2763478 CANADA INC.,
HER MAJESTY THE QUEEN,
[OFFICIAL ENGLISH TRANSLATION]
REASONS FOR JUDGMENT
 This is an appeal from a reassessment made pursuant to the general anti‑avoidance rule (GAAR) set out in subsection 245(2) of the Income Tax Act, R.S.C. 1985, c. 1 (5th Supp.) (the “ITA”).
 In this case, the Minister of National Revenue (the “Minister”) disallowed the deduction of an allowable capital loss in the amount of $6,423,650 reported by the appellant for the taxation year ending October 31, 2005.
 The tax arrangement under which the loss arose is known as a
“value shift”. The application of the GAAR to cases involving this technique has already been discussed in the case law of the Federal Court of Appeal and of this Court: Triad Gestco Ltd. v. Canada, 2012 FCA 258; 1207192 Ontario Limited v. Canada, 2012 FCA 259; Barrasso v. The Queen, 2014 TCC 156.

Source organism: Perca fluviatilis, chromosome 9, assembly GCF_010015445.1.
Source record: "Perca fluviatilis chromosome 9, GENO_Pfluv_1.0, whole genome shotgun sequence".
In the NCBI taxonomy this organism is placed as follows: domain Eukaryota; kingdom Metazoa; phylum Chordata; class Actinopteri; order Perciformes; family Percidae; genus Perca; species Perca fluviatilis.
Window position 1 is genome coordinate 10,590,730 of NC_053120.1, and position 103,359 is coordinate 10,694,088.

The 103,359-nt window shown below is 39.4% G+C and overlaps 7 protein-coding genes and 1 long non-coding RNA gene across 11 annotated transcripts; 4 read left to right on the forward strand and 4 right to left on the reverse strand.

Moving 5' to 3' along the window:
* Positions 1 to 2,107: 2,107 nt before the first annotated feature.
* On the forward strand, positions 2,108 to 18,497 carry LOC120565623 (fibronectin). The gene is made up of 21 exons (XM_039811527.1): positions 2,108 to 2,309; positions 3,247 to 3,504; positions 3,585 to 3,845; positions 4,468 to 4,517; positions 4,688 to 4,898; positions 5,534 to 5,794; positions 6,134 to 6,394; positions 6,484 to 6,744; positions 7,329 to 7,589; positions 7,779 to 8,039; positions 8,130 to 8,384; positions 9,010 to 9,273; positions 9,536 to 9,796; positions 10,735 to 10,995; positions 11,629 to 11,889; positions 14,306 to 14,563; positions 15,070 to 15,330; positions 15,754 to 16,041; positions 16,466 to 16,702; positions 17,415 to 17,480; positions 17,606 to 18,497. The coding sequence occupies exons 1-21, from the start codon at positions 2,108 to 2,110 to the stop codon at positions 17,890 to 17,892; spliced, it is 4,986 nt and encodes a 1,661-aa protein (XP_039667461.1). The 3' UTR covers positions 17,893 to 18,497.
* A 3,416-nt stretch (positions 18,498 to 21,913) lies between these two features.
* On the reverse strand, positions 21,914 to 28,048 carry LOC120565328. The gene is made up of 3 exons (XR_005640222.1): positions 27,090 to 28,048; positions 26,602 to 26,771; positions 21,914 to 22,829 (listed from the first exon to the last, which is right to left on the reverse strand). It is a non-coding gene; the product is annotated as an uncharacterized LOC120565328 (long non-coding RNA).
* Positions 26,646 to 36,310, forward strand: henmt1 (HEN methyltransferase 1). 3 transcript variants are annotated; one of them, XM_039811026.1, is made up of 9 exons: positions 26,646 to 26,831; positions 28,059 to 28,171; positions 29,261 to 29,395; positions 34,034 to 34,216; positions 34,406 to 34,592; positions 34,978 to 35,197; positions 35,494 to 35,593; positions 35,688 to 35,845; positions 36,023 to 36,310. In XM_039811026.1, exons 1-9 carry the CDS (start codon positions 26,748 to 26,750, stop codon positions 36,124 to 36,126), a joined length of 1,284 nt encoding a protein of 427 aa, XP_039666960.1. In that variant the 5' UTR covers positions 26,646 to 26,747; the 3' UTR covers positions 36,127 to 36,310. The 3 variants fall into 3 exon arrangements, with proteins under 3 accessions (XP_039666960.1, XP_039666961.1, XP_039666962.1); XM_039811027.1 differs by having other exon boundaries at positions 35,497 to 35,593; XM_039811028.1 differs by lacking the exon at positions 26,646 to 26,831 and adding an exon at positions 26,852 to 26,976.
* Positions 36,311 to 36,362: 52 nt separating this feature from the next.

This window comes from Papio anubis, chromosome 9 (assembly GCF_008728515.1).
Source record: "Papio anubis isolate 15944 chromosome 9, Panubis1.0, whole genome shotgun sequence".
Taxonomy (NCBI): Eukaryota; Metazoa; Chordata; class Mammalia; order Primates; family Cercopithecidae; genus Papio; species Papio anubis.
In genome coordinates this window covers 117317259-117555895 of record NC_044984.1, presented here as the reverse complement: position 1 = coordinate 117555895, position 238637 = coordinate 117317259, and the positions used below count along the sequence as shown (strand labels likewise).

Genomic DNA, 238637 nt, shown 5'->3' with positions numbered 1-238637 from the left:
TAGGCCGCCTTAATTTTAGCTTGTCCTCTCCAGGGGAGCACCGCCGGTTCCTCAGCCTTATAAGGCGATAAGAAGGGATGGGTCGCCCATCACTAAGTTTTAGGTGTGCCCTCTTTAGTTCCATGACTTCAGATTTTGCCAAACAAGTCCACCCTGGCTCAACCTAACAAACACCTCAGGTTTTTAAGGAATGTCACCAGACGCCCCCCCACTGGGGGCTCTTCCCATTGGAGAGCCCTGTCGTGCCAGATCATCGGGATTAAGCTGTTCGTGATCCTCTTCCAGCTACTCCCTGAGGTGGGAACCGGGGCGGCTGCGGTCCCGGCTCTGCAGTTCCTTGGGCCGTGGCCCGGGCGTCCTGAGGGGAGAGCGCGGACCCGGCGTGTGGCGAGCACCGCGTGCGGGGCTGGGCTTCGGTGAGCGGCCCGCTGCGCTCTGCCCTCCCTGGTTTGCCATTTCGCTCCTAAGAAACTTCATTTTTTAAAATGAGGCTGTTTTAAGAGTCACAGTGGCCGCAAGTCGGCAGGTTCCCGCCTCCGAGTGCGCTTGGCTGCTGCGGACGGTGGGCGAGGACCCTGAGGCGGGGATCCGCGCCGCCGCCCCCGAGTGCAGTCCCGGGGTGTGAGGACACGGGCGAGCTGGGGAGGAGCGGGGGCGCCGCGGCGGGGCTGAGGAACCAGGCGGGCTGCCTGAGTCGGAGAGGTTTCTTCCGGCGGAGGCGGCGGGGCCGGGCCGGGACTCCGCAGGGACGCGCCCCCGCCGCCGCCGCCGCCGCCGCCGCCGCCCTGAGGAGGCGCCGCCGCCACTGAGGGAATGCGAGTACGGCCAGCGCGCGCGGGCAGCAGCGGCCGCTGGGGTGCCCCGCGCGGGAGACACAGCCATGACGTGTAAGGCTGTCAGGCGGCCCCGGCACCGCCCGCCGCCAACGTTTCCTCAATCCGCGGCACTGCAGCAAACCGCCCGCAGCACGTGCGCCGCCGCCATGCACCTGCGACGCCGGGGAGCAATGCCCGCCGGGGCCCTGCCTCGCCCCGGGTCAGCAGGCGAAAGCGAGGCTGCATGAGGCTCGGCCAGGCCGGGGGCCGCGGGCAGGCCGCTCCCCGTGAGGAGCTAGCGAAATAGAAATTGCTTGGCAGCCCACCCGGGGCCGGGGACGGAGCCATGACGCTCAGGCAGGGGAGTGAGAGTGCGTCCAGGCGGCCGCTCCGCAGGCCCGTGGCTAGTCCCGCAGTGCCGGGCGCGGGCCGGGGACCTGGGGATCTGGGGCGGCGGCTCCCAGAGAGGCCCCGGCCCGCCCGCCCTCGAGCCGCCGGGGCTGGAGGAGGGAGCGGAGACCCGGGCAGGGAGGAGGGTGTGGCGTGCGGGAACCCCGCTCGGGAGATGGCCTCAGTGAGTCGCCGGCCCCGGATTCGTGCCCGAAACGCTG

The transactions undertaken by the appellant in this case and the transactions in issue in Triad Gestco, 1207192 and Barrasso have a number of elements in common, in particular, that the taxpayer received shares from a new company controlled by the taxpayer in exchange for consideration of significant value (either property or a promissory note). The value of the shares at the time of their issuance to the taxpayer was equal to the value of the consideration provided by the taxpayer. Shortly after the issuance of the shares to the taxpayer, the new company declared a stock dividend (of a different class). These shares had a high redemption value and a low paid-up capital. The stock dividend had the effect of shifting the value of the shares initially issued to the taxpayer to the shares resulting from the stock dividend. Subsequently, the taxpayer sold the original shares to a related party and thus created a capital loss on the disposition.